Five Steps to Starting Your SMS

November 12, 2021

By the second quarter of 2022, a new mandate for Part 135 operators and Part 145 repair stations will fundamentally shift how aviation businesses approach safety.  

The FAA established the Safety Management Systems (SMS) requirements for Part 121 operators in 2015, which allowed just three years for airlines to develop and implement SMS programmes.

The new mandate may feel daunting, overwhelming, and possibly a bit too much for smaller aviation operators. As a result, operations may find themselves wondering, "Where do I start?" and "What exactly do I need to have?"

On top of that, others may ask, "How does an SMS fit into my operation?"

Luckily, there is no one-size-fits-all approach to SMS – but it doesn't happen overnight. Instead, it's a journey where managers continually ask, "What is best for the business?"

Pilot reading manual

The first step is commitment. We're here to help with the rest.

1. Set the Precedence with a Safety Policy

In general, deciding on safety policies is up to the operator.

Ask: what policies would set the organisation up for safety success? The answers should be both simple and straightforward.

For managers, a gap analysis serves as a great starting place. A gap analysis determines an operator's current state of safety and looks towards the desired state to understand the 'gap' in between. From here, managers can more clearly see where to focus time and resources and plan for SMS implementation.

2. Train Key Managers and Safety Personnel

Training lays a foundation for the SMS to be successful. It helps to clear up questions like, "What exactly is an SMS?", "What are its objectives?" and "What can we expect?"

Not everyone likes change, but training with honest answers to these questions can make the transition into a new way of operating smoother. Trained managers set precedence for new safety expectations. Trained employees lay the groundwork for future training.

Soon, SMS training will be a part of the job and will act as a gel for a cohesive safety environment.

3. Create a Reporting Programme

Essential to creating an SMS programme is listing all the mandatory and voluntary safety issues for employees to report.

Examples of mandatory safety issues include:

  • Runway collision
  • Collusion-related occurrences
  • Tools missing
  • Pilot fatigue
  • Aircraft structural defects

Voluntary safety issues tend to be hidden until an event triggers them. These can be anything from security team member fatigue to debris in the runway.  

A generic framework for encouraging voluntary reporting includes:

  • Trust that information won't be used against the reporter
  • Protection from penalty
  • Inclusive reporting base that encompasses all aspects of the business
  • Confidentiality within the reporter's identity
Fixed-wing aircraft flying over landscape

4. Start Collecting Data

Safety objectives define what the organisation intends to achieve. Therefore, without data, operators would have no idea how their SMS is doing.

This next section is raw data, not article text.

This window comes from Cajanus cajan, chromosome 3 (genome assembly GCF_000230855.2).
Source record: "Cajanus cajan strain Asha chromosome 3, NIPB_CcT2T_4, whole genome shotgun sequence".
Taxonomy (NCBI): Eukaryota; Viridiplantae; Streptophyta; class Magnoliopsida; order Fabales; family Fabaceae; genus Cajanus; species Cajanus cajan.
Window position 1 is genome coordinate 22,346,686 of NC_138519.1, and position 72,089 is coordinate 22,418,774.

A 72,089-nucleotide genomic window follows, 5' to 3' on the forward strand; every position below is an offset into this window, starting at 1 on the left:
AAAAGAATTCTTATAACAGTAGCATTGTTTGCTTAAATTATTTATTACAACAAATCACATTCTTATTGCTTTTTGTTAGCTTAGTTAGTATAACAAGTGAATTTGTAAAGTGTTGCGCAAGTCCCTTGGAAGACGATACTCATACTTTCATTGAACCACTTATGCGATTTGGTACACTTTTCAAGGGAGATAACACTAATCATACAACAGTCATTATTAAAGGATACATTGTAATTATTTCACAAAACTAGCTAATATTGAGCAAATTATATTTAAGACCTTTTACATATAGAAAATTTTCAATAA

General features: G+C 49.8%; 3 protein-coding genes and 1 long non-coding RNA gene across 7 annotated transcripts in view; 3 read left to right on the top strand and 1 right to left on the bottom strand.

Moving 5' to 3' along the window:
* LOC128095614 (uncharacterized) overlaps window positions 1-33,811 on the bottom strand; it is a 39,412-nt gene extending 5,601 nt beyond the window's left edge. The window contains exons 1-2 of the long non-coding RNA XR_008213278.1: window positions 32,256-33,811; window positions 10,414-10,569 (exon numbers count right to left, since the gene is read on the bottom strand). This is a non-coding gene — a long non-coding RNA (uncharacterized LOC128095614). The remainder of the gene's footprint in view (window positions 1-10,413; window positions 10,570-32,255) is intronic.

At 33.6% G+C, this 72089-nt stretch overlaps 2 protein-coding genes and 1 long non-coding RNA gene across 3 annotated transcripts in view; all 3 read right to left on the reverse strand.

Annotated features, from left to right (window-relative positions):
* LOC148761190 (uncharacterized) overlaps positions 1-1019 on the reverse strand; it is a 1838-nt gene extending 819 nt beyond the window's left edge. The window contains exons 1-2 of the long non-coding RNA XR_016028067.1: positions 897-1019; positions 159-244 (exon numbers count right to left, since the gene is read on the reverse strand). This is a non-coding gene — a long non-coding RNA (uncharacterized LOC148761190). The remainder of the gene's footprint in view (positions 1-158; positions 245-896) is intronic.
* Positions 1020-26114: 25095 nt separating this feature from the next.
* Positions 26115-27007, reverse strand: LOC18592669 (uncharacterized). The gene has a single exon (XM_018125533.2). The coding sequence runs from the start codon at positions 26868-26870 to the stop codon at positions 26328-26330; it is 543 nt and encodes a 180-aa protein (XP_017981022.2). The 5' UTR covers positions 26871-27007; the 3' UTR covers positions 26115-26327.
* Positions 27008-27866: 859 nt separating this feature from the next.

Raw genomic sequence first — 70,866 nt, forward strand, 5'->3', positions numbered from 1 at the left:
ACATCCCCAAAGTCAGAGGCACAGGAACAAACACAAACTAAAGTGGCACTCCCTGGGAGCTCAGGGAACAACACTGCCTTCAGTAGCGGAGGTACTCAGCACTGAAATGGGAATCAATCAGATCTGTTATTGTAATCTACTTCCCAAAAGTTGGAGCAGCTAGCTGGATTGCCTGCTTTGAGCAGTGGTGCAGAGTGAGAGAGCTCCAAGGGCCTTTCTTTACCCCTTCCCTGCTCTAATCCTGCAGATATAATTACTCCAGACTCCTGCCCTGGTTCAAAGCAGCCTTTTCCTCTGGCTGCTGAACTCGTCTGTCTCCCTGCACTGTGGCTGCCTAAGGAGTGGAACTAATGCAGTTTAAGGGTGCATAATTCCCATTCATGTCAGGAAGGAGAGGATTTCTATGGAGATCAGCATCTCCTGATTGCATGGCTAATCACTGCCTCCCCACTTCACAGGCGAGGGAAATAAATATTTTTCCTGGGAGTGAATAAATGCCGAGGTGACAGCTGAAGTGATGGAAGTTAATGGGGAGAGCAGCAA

Defining Safety Performance Indicators (SPIs) and Safety Performance Targets (SPTs) can help achieve this.

SPT's helps management figure out whether or not they will achieve their objectives. Both quantifiable data (measurable and defined) and qualitative data (descriptive) are helpful. However, operators must limit subjectivity in qualitative data.

SPT's must be:

  • developed in all areas of the operation
  • related to the safety objectives
  • selected based on the available data
  • reliably measured
  • specific and quantifiable
  • realistic

SPI's act as millstones that evaluate the success of the SMS. Ultimately, SPI's provide a measurable way for verifying whether the organisation is achieving its safety objectives.

As Flight Operation Quality Assurance (FOQA) and Flight Data Monitoring (FDM) become more available to smaller aircraft operators, there has never been a better time to collect data.

5. Define Lagging and Leading Indicators

With new technology, aviation operators no longer need to rely solely on lagging indicators – the traditional metric used to indicate compliance towards safety.

Lagging indicators are bottom-line numbers that evaluate overall compliance with safety rules.

Lagging indicators do not act as indicators that can prevent incidents.

Leading indicators are measures that proceed a future event. They are used to prevent or control undesired events and can include:

  • Percentage or frequency of acceptable, mitigable, and unacceptable issues
  • Average number and percentage of accidents per employee per year
  • Average time to implement actions on complaints

Safety programmes are a great way to ensure those metrics are measured. For example, reporting dashboards like those in Spidertracks's Virtual FDR allow organisations to view, set, analyse, and filter specific flight information such as excessive roll, maximum altitude, and heading change at low speed.

Remember, there is no right way to implement SMS. What's essential is that it works well for your business.

For more information on how Spidertracks can enable the collection of data, and the role we can play in SMS development, click here.

Keep up with the latest aviation insights

Subscribe for industry news, delivered direct to your inbox ⤸